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QUEENSLAND, AUSTRALIA – Friday 16th to Thursday 29th April 2004


Bob & Shirley’s ‘Yetaboon’ Pilgrimage


[Reporter: Gerry PECK; Photographer: Margaret PECK; ‘EadItter: George MILLIE]


Day One - Arrival


Friday 16th April

Maggie, my long-suffering wife and treasured companion of some 44 years duration, has shared my pleasure in enjoying the company of Bob Langley, of intake 52B and his wife Shirley. Once again, the quiet chambers of “Yetaboon” echo to the banter and bonhomie that seems to surface whenever we are privileged to entertain members of our special fraternity.


Early in the morning we set out to meet Bob and Shirley at Brisbane Airport International Terminal. The day had dawned fine and slightly overcast and as per usual, when fronting up for guests, we set off with what we hoped was ample time to spare. Our precautions were quickly justified, as the traffic was quite heavy that morning. In fact our arrival on the mezzanine floor of the main arrivals foyer coincided with the announcement that the flight we were meeting was just touching down somewhat earlier than scheduled. Passengers from three prior flights were still in the throes of being re-united with baggage, so it was some 35 minutes after landing that the first passengers of Flight 131 began to clear the quarantined customs area and emerge from the exit into the arms of the gathered friends and relatives. Large numbers of Asian tourists, mainly from Japan and Taiwan, were being marshalled into some semblance of order by rather harassed-looking tour guides of their own nationalities.


Any anxieties I held about not recognizing Bob, whom I had last seen some 45 years previously, were dispelled by the sight of his still familiar face as he and Shirley came through the doorway into the organised chaos around us. Recognition was instant and mutual, although I will confess to wearing a hand-embroidered AAS badge on my Polo shirt just in case the dreaded AAS bromide had failed to safeguard his eyesight. A quick handshake, kiss and cuddle and then I turned to greet Shirley, who had never met Maggie and me before. We soon made her feel welcome and the memories began to clamour for release as Bob and I started to regale each other with: “Do you remember …?” We then made our way out to the car park wherein we had stashed the family rickshaw.


Gerry PECK with Bob & Shirley LANGLEY at Brisbane International Terminal


Bob and Shirley, as expected, were quite tired after the 26-hours flight that they had endured. So we drove them back to our place via the Gateway Bridge, with a tantalizing glimpse of Brisbane off to the right as we crested the high point of the bridge, which is peaked to allow the passage of Ocean Liners into the Brisbane River. Once home, we quickly settled them into the bedroom that we had prepared for them and then organised some refreshments. To our surprise, Bob and Shirley had come armed with many gifts, especially so for our little granddaughter, Caitlyn. They were both anxious to remove some of the sweat and grime that long distance travel creates, so some time out for showers was called.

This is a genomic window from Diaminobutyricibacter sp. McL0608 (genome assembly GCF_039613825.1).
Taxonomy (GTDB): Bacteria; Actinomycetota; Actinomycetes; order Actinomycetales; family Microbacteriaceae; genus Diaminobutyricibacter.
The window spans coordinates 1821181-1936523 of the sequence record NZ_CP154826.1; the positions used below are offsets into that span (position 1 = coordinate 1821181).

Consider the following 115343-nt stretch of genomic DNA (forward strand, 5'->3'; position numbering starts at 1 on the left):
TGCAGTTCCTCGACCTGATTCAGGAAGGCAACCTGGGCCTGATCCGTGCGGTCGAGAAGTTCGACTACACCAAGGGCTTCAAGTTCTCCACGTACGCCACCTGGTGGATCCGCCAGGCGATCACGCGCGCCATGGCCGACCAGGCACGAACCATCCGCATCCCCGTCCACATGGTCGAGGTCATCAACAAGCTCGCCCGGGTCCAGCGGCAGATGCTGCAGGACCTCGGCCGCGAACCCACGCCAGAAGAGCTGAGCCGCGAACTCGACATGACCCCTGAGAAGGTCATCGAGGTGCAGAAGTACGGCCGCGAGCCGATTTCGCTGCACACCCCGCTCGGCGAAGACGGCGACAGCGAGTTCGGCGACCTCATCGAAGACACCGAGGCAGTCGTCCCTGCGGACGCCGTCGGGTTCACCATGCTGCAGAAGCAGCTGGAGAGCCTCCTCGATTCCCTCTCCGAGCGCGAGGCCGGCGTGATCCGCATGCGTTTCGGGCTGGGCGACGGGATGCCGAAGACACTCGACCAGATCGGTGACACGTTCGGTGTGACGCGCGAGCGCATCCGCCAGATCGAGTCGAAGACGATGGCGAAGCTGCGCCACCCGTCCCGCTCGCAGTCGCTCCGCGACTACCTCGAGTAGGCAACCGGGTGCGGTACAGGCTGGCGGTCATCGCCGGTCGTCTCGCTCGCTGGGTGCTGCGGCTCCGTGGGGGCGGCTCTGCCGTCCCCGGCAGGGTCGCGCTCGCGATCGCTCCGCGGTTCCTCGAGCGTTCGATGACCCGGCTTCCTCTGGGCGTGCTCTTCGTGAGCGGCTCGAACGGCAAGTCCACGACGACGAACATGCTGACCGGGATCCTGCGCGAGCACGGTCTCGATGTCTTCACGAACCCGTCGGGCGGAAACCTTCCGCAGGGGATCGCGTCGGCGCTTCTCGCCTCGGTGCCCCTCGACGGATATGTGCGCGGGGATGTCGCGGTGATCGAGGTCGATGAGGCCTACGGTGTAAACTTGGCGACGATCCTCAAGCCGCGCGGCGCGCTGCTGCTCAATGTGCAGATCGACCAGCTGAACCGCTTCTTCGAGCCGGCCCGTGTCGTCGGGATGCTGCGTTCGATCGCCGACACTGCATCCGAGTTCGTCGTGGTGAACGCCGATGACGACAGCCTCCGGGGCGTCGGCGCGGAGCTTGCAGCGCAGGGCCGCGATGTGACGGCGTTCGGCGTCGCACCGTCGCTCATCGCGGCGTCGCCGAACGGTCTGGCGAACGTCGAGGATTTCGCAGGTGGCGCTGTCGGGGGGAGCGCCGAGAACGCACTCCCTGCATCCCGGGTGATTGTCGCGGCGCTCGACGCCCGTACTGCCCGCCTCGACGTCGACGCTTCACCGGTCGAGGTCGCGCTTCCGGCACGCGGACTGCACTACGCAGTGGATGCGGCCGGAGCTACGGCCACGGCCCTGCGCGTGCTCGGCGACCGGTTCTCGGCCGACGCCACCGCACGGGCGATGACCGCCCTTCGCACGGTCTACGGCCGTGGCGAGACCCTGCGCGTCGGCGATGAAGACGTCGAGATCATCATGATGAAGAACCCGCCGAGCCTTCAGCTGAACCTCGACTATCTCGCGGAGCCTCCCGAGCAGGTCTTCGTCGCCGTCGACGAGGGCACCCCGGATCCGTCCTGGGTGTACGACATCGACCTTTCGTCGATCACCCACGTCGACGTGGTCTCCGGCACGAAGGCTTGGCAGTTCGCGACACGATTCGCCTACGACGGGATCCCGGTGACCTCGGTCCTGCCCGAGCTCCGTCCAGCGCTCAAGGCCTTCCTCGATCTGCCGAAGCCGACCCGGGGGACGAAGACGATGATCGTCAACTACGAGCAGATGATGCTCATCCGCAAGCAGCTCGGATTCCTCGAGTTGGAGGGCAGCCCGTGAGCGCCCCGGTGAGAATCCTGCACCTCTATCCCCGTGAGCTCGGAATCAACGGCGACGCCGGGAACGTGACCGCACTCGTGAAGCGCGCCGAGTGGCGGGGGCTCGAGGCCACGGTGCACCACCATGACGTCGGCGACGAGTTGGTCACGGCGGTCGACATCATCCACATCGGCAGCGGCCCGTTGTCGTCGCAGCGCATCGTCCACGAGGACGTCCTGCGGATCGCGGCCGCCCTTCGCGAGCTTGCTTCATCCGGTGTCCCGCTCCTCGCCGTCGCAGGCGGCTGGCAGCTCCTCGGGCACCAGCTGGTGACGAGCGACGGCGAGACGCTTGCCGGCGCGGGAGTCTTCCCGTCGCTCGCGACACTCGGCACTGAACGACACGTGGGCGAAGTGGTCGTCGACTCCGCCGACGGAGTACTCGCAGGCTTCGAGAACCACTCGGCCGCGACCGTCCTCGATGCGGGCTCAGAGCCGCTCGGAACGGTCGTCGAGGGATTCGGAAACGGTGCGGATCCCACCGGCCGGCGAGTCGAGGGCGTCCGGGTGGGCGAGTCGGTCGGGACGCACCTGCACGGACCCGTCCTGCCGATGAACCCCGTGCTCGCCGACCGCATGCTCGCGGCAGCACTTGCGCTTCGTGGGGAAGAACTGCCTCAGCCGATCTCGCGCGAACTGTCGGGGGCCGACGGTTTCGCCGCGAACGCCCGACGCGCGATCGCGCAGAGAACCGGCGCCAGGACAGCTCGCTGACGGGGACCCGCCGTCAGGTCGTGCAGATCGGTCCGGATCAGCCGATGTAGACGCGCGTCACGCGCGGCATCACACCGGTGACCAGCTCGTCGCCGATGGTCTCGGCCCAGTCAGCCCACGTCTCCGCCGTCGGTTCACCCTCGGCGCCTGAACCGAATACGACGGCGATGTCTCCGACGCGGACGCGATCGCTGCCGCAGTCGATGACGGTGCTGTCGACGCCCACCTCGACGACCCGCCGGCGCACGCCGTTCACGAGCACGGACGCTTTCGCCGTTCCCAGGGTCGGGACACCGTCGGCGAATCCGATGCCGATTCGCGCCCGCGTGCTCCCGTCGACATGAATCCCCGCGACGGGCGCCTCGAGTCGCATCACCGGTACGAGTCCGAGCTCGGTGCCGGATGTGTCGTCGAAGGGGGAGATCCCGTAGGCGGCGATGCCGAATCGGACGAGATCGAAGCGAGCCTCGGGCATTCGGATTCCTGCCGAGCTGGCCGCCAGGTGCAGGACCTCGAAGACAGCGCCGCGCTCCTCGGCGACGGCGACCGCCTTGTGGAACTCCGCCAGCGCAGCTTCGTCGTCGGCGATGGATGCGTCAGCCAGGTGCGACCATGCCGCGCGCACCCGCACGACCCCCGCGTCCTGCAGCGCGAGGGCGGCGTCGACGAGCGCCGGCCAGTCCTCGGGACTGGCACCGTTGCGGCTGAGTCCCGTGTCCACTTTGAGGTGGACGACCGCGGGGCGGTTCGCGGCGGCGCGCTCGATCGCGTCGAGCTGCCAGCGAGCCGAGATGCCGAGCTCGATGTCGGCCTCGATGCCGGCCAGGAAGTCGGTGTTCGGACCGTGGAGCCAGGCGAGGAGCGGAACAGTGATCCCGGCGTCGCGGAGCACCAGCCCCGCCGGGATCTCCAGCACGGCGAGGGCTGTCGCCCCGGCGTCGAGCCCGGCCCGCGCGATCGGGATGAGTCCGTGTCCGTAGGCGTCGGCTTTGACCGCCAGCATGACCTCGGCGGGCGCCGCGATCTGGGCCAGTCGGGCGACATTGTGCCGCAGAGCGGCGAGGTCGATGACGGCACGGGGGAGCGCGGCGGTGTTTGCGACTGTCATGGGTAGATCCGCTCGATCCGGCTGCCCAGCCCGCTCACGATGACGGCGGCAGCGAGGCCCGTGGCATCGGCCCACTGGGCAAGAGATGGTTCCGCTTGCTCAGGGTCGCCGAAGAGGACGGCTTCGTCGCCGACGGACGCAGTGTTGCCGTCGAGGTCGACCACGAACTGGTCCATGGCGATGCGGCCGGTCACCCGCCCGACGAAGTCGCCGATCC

Once the cleansed and refreshed guests rejoined us, a guided tour of house and gardens was undertaken, then, after a light meal and a glass or two of ale was broached, we entered into a sort of feeding frenzy about what had happened to various mutual acquaintances over the years that had elapsed since last we shared a beer together. Roy Dusty Ashman (42C) joined us for an hour or so, entertaining us with his anecdotes of an earlier AAS during the WWII years. Maggie and Shirley hit it off right away, with Shirley immediately displaying willingness to muck-in and help with meal preparation and so on. Shirley came across as a real good sort with a no-nonsense personality that immediately struck a chord with Maggie, a clear indication that this was going to be a terrific get together for all of us.


Murphy’s Law doing what it does best, the only fly in the ointment for me was, having to take time-out to help sort out my daughter’s car after it had developed an engine problem. With both Bob and Shirley feeling quite drained by the after-effects of the long flight, we made no attempt to do other than let them relax and catch their breath for the rest of the day.



Day Two – Logan City


Saturday 17th April

Maggie had a wedding to attend. Our daughter Kathleen’s best friend was making an honest man of her long-time beau, Kathleen was Matron of Honour, and Maggie had made the bouquets and buttonholes for the wedding party. Thanks to Bob and Shirley’s presence I was able to ‘bludge’ out of going to the ritual being performed by a civil celebrant in the garden of the bride’s grandmother whose home abuts a National Park, with pristine landscape surrounding the property.